MTPR

beavers

Resource conservation student Jared Smith (left) builds a beaver dam analog on Fish Creek in western Montana, along with another undergraduate and Ph.D. ecology student Andrew Lahr (right), Oct. 19, 2019.
Kevin Trevellyan / Montana Public Radio

University of Montana ecologists are researching human-made beaver dams as a potential habitat restoration tool. Early case studies show the dams could dull the impacts of climate change seen in rivers and streams. The U.S. Forest Service is looking to use the simple structures on new sites in the state, but first, officials want to better understand the science behind simulated rodent engineering.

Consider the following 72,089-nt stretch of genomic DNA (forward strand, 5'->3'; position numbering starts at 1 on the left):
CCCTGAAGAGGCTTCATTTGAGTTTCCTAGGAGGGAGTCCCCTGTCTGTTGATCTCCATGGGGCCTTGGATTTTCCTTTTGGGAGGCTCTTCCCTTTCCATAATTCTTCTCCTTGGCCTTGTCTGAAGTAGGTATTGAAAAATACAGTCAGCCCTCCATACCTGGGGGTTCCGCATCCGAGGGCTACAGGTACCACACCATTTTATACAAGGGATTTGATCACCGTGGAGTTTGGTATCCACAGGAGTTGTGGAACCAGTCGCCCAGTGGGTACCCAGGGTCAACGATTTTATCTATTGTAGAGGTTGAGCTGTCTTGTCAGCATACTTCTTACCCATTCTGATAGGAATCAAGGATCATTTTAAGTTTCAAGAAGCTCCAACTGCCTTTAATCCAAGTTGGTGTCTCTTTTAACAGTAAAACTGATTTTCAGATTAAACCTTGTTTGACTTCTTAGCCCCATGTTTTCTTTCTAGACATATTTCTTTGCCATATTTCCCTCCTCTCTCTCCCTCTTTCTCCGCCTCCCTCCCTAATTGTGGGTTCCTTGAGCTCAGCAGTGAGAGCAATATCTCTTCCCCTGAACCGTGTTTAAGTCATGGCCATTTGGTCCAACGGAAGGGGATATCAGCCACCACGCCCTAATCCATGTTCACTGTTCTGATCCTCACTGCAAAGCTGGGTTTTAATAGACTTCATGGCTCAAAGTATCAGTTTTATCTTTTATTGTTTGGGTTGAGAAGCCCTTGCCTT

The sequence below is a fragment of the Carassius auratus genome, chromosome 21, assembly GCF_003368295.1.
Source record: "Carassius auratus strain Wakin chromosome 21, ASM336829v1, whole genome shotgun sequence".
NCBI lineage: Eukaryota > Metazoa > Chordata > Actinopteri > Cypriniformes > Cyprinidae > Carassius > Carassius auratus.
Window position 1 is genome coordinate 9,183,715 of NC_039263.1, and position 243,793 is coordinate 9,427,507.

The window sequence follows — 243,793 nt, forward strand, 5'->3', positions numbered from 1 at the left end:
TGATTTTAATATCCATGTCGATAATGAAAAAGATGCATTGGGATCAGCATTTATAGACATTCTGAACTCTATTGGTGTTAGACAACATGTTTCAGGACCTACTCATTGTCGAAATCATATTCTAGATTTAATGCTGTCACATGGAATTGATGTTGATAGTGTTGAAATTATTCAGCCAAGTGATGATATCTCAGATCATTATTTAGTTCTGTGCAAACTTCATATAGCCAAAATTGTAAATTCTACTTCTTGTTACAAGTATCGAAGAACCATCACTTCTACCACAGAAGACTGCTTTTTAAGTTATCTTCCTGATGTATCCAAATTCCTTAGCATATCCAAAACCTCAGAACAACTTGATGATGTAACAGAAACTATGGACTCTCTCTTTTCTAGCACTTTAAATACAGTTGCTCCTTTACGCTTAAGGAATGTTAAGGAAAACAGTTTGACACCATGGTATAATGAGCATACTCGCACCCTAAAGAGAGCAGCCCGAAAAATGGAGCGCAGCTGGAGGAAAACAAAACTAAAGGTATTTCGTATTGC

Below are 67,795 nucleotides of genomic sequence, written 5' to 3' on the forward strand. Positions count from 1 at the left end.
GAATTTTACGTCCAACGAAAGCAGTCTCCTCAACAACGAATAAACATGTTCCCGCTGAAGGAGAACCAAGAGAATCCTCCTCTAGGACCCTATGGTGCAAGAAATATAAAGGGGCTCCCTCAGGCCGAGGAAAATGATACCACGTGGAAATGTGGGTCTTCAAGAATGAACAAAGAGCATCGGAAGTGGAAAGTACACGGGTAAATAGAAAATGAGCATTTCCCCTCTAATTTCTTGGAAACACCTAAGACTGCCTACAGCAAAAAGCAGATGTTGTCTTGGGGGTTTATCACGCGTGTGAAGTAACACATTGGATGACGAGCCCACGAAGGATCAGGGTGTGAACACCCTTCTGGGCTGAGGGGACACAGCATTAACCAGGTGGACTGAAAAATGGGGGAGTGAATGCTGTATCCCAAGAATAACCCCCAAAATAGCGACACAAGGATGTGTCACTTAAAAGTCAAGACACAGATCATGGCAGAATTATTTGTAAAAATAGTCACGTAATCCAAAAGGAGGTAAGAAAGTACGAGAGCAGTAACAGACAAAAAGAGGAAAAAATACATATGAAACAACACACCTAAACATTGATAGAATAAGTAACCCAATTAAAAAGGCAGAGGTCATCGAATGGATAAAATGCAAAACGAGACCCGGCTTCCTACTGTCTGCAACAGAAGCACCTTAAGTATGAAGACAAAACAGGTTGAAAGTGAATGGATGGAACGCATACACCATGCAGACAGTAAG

“Eager" is the powerful story of how nature’s most ingenious architects shaped our world, and how they can help save it—if we let them. Ben Goldfarb’s captivating book reveals how beavers transformed our landscapes, and how modern-day “Beaver Believers”—including scientists, ranchers, and passionate citizens—are recruiting these ecosystem engineers to help us fight our most pressing environmental problems. The Washington Post calls it, “A masterpiece of a treatise on the natural world” and The Boston Globe calls it, “The best sort of environmental journalism.”

A beaver swims through a forest pond.
Josh Burnham (CC-BY-2.0)

In the great stands of old cottonwood trees along prairie rivers, chemical skirmishes are taking place between beavers, cottonwoods, and a certain species of beetle. Beavers gnaw on the trees; the trees fight back with toxic compounds; and the beetles move in to feast on the toxins. But in this apparent conflict, all three species benefit.